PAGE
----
Security Analyst

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Security Analyst

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You may be wondering: What is information security analysis? It is an incredibly important field in today's business environment, since most organizations rely heavily on information systems in their daily work. Information security analysts work to secure information networks and systems in many different types of organizations. They protect computer networks by monitoring for and responding to threats.

This page provides guidance on how to become an information security analyst. Below you can also explore information on information security analyst careers, salaries, educational requirements, professional resources, and daily job responsibilities.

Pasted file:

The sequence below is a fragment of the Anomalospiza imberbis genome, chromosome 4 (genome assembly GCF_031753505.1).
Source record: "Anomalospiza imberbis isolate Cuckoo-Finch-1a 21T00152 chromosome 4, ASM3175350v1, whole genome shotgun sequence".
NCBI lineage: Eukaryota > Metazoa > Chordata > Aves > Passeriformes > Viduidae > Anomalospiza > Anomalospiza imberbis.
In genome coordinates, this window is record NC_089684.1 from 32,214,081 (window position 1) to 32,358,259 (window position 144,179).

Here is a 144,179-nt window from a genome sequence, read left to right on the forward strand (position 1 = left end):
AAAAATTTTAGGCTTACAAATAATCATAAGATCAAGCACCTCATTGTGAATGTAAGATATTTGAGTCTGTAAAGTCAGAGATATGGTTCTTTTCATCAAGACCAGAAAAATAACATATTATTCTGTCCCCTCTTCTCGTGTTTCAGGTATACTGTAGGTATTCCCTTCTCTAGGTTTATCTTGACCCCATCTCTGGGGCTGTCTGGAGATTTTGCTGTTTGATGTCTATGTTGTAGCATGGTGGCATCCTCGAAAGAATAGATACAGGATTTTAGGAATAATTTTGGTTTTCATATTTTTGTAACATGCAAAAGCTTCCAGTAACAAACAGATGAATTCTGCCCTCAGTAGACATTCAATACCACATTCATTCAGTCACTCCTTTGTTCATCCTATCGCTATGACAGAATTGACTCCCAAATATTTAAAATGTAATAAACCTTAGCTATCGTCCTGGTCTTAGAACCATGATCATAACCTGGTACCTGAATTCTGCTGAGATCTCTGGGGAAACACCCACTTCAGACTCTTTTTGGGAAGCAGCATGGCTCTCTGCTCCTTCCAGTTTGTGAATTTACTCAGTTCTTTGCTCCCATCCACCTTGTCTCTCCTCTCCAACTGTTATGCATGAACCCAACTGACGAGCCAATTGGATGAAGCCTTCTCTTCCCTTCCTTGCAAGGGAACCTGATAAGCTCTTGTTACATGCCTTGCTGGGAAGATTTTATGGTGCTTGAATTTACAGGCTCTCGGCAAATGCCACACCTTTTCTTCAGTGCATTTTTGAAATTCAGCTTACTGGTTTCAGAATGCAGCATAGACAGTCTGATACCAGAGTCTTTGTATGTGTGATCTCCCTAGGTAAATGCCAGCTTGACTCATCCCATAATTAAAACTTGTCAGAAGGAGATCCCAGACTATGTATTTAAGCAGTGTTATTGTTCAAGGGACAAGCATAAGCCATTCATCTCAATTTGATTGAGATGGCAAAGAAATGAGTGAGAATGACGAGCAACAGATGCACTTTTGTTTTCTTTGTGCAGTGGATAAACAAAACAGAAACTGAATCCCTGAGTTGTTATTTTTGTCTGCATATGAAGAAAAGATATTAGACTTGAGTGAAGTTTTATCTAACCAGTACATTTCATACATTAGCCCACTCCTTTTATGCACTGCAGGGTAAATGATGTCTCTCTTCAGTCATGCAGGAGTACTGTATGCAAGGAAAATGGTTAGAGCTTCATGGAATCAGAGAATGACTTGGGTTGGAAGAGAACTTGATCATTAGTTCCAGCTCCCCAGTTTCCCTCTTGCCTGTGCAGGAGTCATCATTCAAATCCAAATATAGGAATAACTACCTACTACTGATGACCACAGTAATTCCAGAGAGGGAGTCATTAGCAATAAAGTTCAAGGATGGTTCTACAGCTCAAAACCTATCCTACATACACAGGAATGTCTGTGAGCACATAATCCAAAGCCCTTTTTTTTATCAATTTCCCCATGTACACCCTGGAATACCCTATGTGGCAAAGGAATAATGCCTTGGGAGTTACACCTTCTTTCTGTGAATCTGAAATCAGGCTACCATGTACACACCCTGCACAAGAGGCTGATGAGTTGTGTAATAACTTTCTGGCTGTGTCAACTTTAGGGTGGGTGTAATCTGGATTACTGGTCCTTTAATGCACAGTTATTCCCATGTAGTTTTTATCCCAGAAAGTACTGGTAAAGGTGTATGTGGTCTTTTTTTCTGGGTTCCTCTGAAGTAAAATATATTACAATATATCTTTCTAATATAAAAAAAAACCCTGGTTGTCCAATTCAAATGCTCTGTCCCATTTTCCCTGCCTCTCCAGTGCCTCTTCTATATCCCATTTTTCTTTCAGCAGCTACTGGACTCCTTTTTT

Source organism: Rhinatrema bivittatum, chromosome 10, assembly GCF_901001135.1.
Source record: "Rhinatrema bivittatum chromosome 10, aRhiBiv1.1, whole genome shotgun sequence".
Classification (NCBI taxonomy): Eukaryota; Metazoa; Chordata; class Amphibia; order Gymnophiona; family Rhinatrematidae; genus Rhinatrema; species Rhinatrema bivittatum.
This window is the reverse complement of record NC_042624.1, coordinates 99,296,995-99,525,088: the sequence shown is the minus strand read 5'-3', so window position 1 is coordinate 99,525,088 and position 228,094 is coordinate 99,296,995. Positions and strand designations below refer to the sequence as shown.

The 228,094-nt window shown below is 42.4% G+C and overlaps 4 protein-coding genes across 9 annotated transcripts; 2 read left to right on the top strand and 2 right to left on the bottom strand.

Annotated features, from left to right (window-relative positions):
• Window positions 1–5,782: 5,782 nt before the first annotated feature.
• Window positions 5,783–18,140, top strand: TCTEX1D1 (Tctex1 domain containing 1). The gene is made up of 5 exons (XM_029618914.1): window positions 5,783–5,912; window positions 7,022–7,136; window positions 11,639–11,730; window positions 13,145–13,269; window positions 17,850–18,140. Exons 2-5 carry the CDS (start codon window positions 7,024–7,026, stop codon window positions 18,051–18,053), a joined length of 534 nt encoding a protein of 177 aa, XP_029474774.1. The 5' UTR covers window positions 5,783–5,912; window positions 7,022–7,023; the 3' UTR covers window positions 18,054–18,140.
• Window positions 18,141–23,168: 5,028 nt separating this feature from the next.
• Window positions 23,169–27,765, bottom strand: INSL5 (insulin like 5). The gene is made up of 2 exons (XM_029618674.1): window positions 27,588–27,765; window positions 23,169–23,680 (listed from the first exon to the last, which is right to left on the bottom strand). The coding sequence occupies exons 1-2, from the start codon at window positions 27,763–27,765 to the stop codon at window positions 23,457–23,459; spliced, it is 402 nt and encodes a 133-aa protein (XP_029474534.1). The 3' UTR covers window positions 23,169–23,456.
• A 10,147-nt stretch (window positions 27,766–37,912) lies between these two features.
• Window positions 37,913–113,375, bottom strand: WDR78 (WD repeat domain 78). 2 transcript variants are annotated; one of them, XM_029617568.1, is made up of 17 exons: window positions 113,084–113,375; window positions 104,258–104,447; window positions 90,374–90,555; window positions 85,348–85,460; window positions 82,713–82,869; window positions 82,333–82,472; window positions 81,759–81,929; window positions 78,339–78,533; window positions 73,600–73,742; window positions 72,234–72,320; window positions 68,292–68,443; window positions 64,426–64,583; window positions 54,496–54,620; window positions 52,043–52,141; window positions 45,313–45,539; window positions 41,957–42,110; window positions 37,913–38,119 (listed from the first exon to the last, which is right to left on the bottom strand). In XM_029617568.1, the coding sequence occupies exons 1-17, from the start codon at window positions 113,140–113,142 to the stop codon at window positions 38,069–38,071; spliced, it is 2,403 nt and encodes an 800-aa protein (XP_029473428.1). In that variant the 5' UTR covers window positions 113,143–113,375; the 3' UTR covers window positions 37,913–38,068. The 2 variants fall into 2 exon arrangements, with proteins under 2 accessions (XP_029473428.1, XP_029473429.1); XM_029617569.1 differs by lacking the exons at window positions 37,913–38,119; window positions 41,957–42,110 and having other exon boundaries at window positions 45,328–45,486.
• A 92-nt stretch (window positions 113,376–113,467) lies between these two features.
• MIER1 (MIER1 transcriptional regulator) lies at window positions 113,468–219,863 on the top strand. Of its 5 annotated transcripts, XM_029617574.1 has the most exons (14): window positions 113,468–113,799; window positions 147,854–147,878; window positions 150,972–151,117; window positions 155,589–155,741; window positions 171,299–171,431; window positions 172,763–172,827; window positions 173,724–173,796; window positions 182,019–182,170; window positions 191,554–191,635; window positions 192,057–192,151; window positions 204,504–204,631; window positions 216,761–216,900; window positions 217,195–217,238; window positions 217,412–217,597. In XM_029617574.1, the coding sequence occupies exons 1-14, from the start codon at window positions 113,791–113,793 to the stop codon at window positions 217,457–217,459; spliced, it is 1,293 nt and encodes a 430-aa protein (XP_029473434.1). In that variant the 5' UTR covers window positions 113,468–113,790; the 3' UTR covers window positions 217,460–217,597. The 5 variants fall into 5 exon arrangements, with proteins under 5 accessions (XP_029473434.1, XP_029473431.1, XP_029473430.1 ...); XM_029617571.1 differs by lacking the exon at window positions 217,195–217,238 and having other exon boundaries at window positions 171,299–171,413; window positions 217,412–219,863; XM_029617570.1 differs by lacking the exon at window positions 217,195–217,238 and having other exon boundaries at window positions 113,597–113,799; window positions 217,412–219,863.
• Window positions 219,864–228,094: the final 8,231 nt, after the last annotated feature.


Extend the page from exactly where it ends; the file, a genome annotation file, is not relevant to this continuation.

What Does an Information Security Analyst Do?

Information security analysts protect computer networks at companies, nonprofits, and government agencies. They work in computer systems design services, as well as in finance, insurance, and administration support services. To become an information security analyst, individuals typically need a bachelor's degree in information technology or another computer-related major. Employers sometimes prefer candidates who hold a master's degree.